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“The French Riviera, spring 1936: It’s off-season in the lovely seaside village of Juan-les-Pins, where seventeen-year-old Ondine cooks with her mother in the kitchen of their family-owned Café Paradis. A mysterious new patron who’s slipped out of Paris and is traveling under a different name has made an unusual request—to have his lunch served to him at the nearby villa he’s secretly rented, where he wishes to remain incognito.

Pablo Picasso is at a momentous crossroads in his personal and professional life—and for him, art and women are always entwined. The spirited Ondine, chafing under her family’s authority and nursing a broken heart, is just beginning to discover her own talents and appetites. Her encounter with Picasso will continue to affect her life for many decades onward, as the great artist and the talented young chef each pursue their own passions and destiny.

New York, present day: Céline, a Hollywood makeup artist who’s come home for the holidays, learns from her mother, Julie, that Grandmother Ondine once cooked for Picasso. Prompted by her mother’s enigmatic stories and the hint of more family secrets yet to be uncovered, Céline carries out Julie’s wishes and embarks on a voyage to the very town where Ondine and Picasso first met. In the lush, heady atmosphere of the Côte d’Azur, and with the help of several eccentric fellow guests attending a rigorous cooking class at her hotel, Céline discovers truths about art, culture, cuisine, and love that enable her to embrace her own future.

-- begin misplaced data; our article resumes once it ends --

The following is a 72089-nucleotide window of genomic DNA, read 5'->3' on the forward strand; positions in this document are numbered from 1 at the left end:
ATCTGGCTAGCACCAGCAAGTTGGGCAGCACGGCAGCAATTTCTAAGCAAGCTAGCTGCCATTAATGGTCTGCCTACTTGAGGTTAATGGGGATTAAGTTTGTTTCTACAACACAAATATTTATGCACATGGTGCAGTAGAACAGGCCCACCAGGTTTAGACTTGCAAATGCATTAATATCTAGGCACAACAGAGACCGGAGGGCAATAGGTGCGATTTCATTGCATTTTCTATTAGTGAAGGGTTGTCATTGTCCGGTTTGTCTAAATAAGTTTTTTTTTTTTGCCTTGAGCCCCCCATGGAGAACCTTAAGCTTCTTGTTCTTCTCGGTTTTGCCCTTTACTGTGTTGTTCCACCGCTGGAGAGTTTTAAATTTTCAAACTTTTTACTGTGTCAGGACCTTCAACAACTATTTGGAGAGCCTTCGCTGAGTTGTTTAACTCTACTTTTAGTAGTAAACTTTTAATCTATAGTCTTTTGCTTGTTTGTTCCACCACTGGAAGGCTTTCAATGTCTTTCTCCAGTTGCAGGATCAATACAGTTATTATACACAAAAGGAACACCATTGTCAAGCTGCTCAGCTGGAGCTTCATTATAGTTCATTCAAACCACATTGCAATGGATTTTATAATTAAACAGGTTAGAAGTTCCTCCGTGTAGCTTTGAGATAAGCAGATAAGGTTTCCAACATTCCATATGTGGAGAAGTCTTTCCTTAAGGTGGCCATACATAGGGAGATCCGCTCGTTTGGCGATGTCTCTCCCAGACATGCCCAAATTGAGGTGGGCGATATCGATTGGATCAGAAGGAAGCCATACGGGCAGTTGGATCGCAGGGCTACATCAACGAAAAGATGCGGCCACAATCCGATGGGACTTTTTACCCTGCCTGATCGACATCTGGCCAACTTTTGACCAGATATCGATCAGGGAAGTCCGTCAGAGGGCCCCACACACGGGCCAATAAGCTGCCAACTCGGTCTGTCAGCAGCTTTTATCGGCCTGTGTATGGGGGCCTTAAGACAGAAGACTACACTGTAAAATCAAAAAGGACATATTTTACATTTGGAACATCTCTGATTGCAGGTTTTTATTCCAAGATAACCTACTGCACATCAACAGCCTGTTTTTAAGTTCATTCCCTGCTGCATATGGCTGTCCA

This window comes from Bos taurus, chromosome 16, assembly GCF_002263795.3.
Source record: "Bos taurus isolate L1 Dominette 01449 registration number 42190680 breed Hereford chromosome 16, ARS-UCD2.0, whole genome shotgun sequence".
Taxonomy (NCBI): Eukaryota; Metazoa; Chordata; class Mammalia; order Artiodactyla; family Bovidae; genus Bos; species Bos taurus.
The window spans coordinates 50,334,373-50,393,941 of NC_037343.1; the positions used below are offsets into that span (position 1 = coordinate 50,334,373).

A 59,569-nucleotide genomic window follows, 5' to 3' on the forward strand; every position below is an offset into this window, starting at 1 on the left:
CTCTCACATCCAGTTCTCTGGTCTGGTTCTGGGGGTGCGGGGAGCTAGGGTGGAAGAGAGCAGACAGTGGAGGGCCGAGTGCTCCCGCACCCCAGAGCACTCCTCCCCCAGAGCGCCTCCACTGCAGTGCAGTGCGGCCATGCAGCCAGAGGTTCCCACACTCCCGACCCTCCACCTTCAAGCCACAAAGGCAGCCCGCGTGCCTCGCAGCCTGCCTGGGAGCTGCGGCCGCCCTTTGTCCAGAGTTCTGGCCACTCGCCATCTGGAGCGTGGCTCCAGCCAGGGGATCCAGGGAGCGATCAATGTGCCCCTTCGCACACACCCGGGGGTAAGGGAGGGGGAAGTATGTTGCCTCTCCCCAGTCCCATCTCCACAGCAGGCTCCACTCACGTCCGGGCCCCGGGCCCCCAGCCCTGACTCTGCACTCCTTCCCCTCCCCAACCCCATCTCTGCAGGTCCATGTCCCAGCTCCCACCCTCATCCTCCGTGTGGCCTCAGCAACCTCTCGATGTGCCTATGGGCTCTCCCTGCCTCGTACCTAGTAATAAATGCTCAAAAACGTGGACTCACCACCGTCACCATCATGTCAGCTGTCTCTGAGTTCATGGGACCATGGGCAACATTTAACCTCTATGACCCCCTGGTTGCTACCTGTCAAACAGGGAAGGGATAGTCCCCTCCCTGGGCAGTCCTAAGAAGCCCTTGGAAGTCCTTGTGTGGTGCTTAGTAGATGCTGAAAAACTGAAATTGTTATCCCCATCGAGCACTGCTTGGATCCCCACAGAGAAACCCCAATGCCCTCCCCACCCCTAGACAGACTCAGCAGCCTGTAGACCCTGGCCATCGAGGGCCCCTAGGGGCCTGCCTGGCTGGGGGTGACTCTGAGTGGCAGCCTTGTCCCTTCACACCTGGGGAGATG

Featuring an array of both fictional characters and the French Riviera’s most famous historical residents, set against the breathtaking scenery of the South of France,Cooking for Picasso is a touching, delectable, and wise story, illuminating the powers of trust, money, art, and creativity in the choices that men and women make as they seek a path toward love, success, and joie de vivre.”   Nena’s note, why wouldn’t we love this book…might need to be the first one I read!!!! www.randomhousebooks.com

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“From the #1 internationally bestselling author of The House at Riverton, a novel that takes the reader on an unforgettable journey through generations and across continents as two women try to uncover their family’s secret past.